Mycorrhizal associations are recognized as key symbioses in a changing world, yet our understanding of their geographic distribution and temporal dynamics remains limited. We combined data on mycorrhizal associations and historical dominant vegetation to map the pre-European Settlement mycorrhizal associations of the conterminous United States of America (USA). As a demonstration of the map's utility, we estimated changes in mycorrhizal associations due to urbanization, agriculture and the establishment of non-native species in two regions. We found that the conterminous USA was dominated by vegetation associated with arbuscular mycorrhizas, but that ∼40% of vegetation types included multiple mycorrhizal associations. Shifting land use to agriculture and the introduction of non-native species has disproportionately affected ectomycorrhizas, as did urbanization. These preliminary results set a baseline for mycorrhizal biogeography of the USA and illustrate how synthesis of available data can help us understand the impact of anthropogenic changes on an important mutualism.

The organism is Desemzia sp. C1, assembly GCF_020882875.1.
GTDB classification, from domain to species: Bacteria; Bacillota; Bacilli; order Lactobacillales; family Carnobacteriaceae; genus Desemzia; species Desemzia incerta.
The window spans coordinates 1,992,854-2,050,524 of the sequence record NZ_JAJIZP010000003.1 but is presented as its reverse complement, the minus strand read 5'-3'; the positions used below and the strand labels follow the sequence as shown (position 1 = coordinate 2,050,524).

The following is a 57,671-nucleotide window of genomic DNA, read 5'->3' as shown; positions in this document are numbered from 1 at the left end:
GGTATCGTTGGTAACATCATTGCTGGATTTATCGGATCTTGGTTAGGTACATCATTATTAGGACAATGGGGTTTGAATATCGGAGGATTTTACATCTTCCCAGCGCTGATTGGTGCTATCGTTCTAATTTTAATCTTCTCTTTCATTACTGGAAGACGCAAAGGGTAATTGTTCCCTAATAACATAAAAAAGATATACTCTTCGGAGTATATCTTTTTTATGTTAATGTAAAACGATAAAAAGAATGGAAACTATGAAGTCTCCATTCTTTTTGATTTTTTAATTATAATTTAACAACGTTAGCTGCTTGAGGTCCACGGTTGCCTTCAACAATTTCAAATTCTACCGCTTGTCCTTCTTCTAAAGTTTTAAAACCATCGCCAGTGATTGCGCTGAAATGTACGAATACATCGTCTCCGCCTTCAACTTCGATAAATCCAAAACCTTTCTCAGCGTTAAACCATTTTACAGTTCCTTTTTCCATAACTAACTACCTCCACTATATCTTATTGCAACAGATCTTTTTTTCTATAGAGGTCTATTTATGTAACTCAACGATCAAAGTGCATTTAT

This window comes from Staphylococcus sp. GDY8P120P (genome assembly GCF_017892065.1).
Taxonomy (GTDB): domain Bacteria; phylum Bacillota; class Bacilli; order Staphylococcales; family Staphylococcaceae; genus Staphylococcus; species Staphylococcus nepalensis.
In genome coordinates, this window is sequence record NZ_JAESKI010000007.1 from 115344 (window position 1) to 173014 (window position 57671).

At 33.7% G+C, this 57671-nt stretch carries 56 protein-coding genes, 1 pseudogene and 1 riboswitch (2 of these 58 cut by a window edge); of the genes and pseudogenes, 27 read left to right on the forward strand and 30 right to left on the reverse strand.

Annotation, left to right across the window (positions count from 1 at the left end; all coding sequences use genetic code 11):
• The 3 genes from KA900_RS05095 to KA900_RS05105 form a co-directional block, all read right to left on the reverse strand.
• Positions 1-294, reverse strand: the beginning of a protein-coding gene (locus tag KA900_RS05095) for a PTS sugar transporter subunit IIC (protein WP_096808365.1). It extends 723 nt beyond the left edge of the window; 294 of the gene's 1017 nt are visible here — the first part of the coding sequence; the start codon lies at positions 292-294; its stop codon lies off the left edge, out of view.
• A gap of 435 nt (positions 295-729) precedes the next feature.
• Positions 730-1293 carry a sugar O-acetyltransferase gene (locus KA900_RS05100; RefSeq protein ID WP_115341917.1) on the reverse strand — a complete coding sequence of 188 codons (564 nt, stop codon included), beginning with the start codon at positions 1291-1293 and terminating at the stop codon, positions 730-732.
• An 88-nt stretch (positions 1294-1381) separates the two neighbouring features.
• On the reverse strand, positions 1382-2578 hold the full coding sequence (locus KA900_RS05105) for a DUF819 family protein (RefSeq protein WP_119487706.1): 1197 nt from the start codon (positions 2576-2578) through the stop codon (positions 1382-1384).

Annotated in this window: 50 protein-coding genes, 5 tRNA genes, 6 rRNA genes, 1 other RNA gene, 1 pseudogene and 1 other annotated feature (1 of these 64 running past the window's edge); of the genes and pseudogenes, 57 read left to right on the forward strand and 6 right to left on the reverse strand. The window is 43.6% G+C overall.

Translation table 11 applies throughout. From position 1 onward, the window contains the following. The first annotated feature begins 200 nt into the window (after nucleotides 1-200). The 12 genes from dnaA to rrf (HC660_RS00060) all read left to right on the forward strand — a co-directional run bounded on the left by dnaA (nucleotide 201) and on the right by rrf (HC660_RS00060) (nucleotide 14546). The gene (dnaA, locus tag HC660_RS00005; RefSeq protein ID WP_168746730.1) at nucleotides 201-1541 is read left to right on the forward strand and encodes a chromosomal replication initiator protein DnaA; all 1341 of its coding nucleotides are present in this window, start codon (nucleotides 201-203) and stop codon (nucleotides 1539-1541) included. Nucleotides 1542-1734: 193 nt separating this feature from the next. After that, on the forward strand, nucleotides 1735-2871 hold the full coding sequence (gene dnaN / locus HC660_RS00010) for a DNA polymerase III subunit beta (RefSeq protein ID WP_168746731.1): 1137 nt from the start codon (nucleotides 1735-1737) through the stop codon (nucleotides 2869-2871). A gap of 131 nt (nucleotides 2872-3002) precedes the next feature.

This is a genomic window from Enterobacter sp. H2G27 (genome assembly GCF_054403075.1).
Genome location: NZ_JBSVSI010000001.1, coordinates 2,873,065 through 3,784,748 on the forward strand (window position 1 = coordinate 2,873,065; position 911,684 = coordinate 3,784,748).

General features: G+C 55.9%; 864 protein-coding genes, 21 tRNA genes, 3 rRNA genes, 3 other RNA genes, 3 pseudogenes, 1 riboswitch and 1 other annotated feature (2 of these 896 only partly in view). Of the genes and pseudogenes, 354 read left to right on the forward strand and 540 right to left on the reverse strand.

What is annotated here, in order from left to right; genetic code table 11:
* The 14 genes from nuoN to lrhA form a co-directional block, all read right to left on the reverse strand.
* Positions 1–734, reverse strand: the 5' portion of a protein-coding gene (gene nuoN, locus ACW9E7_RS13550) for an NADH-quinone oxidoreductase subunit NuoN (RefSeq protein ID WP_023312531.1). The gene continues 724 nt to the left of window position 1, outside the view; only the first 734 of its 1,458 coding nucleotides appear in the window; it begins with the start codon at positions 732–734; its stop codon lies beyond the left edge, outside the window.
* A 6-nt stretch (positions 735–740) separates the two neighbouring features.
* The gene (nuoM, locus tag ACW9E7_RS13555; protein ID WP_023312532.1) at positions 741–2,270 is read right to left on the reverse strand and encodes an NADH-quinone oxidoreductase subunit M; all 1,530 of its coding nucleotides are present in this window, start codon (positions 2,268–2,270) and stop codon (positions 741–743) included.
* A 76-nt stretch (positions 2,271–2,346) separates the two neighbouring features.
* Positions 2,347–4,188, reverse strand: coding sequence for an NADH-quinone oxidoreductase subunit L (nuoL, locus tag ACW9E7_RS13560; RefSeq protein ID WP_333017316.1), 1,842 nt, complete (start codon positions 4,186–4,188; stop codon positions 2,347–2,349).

- Anthropogenic change
- Geographic distribution
- Pre-European settlement vegetation
ASJC Scopus subject areas
- Ecology, Evolution, Behavior and Systematics
- Ecological Modeling
- Plant Science